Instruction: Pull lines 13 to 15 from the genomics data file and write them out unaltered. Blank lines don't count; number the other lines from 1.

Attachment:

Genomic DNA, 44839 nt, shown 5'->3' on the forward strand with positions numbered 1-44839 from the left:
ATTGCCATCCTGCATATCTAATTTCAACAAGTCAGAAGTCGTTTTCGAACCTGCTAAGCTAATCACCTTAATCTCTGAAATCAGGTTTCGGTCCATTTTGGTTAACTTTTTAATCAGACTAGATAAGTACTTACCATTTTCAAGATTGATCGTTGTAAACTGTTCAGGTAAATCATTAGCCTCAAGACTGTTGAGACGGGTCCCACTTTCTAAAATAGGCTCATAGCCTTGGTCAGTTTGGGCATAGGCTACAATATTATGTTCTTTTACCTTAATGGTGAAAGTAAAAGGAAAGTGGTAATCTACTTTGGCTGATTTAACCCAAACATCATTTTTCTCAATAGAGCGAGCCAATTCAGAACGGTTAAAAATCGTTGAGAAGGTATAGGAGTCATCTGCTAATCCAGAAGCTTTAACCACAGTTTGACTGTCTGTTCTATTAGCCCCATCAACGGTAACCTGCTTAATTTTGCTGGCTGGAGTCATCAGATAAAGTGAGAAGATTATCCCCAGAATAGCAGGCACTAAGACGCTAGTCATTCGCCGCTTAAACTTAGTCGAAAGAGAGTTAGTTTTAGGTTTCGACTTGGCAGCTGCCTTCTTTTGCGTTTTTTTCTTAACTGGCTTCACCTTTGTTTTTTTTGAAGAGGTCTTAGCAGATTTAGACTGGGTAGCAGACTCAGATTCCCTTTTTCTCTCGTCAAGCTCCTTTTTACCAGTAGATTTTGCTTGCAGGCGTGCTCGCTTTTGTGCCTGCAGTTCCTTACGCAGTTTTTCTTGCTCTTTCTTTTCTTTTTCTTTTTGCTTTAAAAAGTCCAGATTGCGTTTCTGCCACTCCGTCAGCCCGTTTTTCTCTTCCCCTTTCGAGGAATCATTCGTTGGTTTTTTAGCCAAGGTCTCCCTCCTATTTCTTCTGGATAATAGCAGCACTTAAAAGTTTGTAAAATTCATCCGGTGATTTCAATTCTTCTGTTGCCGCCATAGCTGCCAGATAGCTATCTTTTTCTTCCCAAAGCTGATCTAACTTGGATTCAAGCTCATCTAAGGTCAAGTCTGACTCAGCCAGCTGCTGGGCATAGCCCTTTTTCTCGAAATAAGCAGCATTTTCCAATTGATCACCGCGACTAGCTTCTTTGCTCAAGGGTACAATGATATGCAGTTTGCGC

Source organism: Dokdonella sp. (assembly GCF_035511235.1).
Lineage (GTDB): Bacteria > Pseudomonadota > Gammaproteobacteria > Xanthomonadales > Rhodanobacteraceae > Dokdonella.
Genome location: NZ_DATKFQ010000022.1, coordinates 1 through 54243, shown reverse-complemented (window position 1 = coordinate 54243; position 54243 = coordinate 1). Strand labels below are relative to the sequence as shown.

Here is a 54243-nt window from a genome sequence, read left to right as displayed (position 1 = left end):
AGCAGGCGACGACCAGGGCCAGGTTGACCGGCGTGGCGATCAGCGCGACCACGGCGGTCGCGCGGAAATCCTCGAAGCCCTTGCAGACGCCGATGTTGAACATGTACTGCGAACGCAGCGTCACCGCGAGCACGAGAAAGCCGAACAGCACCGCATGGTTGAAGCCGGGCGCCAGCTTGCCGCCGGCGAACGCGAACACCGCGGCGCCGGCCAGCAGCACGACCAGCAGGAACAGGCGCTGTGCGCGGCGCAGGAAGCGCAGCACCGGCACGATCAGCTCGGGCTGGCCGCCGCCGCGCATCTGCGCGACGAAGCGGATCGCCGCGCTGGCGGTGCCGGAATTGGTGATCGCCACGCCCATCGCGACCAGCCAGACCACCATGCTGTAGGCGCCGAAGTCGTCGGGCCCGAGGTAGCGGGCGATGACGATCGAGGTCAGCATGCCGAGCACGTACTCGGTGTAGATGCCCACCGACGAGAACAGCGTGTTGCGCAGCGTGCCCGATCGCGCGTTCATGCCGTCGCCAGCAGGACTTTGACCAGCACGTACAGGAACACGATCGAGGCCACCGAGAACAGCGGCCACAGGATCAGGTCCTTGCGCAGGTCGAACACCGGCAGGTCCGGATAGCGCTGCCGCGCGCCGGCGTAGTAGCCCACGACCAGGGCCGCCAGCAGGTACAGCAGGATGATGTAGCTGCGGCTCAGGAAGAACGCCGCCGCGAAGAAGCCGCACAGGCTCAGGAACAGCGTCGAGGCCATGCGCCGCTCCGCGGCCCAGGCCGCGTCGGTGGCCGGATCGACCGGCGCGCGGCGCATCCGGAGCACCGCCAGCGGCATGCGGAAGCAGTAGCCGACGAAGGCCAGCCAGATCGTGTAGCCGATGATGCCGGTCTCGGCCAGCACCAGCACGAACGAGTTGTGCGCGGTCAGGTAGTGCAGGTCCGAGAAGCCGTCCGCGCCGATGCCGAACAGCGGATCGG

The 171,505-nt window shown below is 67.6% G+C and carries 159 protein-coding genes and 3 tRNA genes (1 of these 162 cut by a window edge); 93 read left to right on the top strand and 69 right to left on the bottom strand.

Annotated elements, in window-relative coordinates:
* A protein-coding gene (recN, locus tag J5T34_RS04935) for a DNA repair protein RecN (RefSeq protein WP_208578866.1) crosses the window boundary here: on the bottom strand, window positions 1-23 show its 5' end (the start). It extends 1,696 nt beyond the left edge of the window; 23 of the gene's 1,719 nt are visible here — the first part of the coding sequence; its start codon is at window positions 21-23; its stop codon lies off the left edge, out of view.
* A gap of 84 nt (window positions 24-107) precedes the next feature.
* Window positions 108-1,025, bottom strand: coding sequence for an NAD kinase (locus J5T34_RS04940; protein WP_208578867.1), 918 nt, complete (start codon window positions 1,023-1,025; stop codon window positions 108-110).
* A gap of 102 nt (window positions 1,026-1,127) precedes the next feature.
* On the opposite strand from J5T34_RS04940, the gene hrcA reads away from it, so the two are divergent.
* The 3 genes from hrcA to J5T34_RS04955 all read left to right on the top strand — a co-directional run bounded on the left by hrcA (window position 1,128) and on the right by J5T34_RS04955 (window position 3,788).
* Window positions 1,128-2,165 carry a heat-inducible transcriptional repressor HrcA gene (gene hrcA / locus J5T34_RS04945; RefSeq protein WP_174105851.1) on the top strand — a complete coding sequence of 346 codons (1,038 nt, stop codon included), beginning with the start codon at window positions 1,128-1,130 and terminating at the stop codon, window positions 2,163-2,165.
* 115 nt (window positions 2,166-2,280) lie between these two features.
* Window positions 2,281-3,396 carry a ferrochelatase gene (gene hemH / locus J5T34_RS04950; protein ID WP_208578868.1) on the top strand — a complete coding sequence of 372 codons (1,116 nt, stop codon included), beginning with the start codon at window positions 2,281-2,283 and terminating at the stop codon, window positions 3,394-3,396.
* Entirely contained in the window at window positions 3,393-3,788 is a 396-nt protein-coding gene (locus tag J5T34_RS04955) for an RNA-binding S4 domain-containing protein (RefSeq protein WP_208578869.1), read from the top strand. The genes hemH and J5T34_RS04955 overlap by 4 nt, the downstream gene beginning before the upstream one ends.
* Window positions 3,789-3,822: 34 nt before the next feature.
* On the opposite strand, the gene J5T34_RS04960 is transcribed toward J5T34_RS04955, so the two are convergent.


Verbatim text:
* A gap of 102 nt (window positions 1,026-1,127) precedes the next feature.
* On the opposite strand from J5T34_RS04940, the gene hrcA reads away from it, so the two are divergent.
* The 3 genes from hrcA to J5T34_RS04955 all read left to right on the top strand — a co-directional run bounded on the left by hrcA (window position 1,128) and on the right by J5T34_RS04955 (window position 3,788).